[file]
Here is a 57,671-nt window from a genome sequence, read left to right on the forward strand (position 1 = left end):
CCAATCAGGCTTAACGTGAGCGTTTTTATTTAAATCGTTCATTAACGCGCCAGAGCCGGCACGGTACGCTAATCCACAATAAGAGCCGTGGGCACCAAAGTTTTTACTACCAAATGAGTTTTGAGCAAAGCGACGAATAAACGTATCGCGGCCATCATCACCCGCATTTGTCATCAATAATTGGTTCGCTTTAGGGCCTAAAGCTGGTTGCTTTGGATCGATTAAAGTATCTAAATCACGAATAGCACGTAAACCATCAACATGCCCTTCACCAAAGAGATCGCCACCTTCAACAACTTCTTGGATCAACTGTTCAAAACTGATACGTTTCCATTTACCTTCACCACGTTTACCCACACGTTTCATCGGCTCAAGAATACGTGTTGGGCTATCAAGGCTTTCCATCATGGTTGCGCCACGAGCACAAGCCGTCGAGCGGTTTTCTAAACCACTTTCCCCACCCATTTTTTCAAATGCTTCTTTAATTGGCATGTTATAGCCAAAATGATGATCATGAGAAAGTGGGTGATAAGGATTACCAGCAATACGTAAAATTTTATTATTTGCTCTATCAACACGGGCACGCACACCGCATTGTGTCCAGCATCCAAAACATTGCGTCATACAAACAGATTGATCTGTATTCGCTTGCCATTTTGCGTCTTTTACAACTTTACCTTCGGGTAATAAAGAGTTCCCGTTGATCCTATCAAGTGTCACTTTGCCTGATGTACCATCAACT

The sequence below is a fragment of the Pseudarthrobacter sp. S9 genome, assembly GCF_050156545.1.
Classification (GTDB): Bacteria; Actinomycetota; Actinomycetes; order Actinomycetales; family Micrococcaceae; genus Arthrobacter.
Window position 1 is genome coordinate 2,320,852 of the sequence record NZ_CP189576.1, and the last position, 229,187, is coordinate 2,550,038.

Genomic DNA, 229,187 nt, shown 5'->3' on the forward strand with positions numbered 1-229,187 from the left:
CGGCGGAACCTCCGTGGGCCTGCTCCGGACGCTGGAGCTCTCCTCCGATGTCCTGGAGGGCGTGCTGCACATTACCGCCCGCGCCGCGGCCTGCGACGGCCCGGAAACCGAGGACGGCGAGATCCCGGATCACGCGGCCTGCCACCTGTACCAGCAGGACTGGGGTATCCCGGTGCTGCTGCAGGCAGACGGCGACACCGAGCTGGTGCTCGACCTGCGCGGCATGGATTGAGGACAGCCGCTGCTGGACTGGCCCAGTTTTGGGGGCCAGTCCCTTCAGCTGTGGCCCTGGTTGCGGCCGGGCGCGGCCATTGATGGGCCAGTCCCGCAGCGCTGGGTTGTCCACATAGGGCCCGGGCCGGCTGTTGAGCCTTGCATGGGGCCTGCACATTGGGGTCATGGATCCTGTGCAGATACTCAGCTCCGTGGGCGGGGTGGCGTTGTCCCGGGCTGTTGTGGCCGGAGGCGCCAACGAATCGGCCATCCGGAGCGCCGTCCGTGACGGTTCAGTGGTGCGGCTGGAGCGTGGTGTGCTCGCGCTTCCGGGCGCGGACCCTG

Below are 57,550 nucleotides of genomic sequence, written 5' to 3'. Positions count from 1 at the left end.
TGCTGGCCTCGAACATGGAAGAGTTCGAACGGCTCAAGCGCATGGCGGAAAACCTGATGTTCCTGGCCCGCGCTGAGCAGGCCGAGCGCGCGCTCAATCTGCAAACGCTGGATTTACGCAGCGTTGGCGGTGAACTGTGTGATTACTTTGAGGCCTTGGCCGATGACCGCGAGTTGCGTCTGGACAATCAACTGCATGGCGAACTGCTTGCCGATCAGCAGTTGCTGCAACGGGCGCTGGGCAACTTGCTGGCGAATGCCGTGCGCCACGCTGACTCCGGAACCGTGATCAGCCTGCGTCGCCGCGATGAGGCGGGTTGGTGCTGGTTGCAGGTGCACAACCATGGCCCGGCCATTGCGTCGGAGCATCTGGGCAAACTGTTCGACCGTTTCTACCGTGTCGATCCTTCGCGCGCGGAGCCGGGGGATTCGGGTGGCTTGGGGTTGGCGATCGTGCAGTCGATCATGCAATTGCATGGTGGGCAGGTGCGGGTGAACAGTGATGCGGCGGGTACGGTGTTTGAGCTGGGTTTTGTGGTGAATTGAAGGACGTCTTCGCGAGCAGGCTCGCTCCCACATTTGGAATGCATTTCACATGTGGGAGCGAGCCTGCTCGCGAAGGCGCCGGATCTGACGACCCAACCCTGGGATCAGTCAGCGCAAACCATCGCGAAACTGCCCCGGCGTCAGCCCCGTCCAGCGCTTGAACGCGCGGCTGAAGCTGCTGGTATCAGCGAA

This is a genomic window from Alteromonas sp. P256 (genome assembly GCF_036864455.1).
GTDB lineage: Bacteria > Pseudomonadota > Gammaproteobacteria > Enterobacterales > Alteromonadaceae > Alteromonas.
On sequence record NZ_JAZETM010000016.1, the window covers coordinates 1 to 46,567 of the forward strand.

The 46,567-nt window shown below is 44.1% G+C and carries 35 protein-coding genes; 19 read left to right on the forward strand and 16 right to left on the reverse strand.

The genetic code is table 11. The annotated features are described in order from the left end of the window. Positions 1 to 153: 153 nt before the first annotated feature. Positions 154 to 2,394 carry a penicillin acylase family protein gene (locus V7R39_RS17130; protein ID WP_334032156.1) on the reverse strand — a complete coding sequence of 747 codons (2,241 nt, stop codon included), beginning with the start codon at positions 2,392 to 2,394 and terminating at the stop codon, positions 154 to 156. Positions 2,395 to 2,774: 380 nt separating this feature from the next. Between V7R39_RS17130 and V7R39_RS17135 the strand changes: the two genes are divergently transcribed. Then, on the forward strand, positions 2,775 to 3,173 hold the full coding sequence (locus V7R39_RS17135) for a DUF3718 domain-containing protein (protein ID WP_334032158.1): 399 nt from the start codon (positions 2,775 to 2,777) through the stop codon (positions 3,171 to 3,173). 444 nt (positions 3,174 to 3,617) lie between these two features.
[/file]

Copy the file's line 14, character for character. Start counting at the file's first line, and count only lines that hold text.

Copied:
The genetic code is table 11. The annotated features are described in order from the left end of the window. Positions 1 to 153: 153 nt before the first annotated feature. Positions 154 to 2,394 carry a penicillin acylase family protein gene (locus V7R39_RS17130; protein ID WP_334032156.1) on the reverse strand — a complete coding sequence of 747 codons (2,241 nt, stop codon included), beginning with the start codon at positions 2,392 to 2,394 and terminating at the stop codon, positions 154 to 156. Positions 2,395 to 2,774: 380 nt separating this feature from the next. Between V7R39_RS17130 and V7R39_RS17135 the strand changes: the two genes are divergently transcribed. Then, on the forward strand, positions 2,775 to 3,173 hold the full coding sequence (locus V7R39_RS17135) for a DUF3718 domain-containing protein (protein ID WP_334032158.1): 399 nt from the start codon (positions 2,775 to 2,777) through the stop codon (positions 3,171 to 3,173). 444 nt (positions 3,174 to 3,617) lie between these two features.